Those activities include “the unauthorized representation of claimants for VA benefits and charging them for your service,” and warning the company to “cease any and all illegal activities.”
What VA Claims Insider Says
The VA Claims Insider official site states the following:
“VA Claims Insider is not accredited. VA Claims Insider is not an accredited VSO, claims agent, attorney, or entity recognized by the Department of Veterans Affairs (VA) and is not affiliated with the VA in any way.”
The company further hedges, stating, “VA Claims Insider does not assist veterans with the preparation, presentation, or prosecution of VA disability claims for VA benefits.”
Veterans are expected to “prepare and file their own claim or work with an accredited representative”.
What does VA Claims Insider charge its subscribers to do? According to the official site, it provides information about VA disability benefits, medical evidence requirements, and information to help veterans increase their VA disability rating where applicable.
What To Know
The VA Claims Insider position that it is an education company and does not provide help filling out forms.
However, the Texas Attorney General has made statements about investigating VA Claims Insider for deceptive acts related to filing claims with the VA.
The Texas Tribune notes VA Claims Insider conducted its own internal audit, but that hasn’t stopped complaints to the Federal Trade Commission or the Better Business Bureau.
And then there’s the document the Texas Tribune reports was submitted to the Texas attorney general, noting a 2017 video where a VA Claims Insider representative says that, for the right price, “we do your entire disability claim for you.” That video, according to the Tribune, has since disappeared.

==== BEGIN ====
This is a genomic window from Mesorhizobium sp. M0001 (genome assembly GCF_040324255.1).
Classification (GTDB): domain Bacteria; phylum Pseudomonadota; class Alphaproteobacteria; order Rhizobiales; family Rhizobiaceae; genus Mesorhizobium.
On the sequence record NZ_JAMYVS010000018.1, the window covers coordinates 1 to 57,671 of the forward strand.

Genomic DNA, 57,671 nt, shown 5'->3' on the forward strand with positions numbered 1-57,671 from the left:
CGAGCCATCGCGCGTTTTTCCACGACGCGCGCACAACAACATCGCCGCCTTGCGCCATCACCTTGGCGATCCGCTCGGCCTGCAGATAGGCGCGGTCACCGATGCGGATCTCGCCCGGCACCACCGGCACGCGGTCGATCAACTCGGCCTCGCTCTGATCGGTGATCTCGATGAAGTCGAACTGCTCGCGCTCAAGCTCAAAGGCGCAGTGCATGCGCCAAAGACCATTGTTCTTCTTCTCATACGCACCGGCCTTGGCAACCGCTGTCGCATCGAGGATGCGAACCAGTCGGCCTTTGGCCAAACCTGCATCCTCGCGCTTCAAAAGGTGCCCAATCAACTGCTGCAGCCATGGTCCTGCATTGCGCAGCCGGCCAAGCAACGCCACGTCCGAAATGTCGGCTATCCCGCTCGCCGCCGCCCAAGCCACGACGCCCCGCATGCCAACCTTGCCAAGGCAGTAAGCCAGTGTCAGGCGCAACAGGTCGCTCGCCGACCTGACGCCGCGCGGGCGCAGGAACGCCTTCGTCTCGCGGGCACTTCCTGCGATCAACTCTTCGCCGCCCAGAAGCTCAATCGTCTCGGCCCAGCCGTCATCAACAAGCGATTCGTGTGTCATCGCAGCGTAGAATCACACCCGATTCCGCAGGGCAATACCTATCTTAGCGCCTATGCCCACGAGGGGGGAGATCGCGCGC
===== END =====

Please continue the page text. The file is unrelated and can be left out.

That’s not to imply that VA Claims Insider is currently involved in such activities, but it’s an important detail to note if you are considering paying any third party a fee for the assistance you can otherwise get for free.
Free Help From the Department of Veterans Affairs
- If you need help with a VA claim or understanding your benefits, don’t go to a third party first. Instead, use eBenefits.va.gov to find a Veterans Service Officer. You will have access to free help by doing so.
- You do not need to pay for help to learn about your benefits. You don’t have to pay a third party a dime to access the VA’s official how-to page to determine VA benefits eligibility.
- You do not need to pay a third party to learn how to gather or submit the right kind of medical evidence for your VA claim; you do not need to pay a third party to learn how to apply for additional benefits.
The VA official site warns, “VA-recognized VSOs, and their representatives, always provide their services on benefit claims free-of-charge.” A VA-accredited attorney can charge a fee to represent you for an appeal or review of a VA decision.
And, as the official site says, “Only VA-accredited attorneys and claims agents may charge you fees for assisting in a claim for VA benefits, and only after VA has issued an initial decision on the claim and they have complied with the power-of-attorney and the fee agreement requirements.”
About the author
Editor-in-Chief Joe Wallace is a 13-year veteran of the United States Air Force and a former reporter/editor for Air Force Television News and the Pentagon Channel. His freelance work includes contract work for Motorola, VALoans.com, and Credit Karma. He is co-founder of Dim Art House in Springfield, Illinois, and spends his non-writing time as an abstract painter, independent publisher, and occasional filmmaker.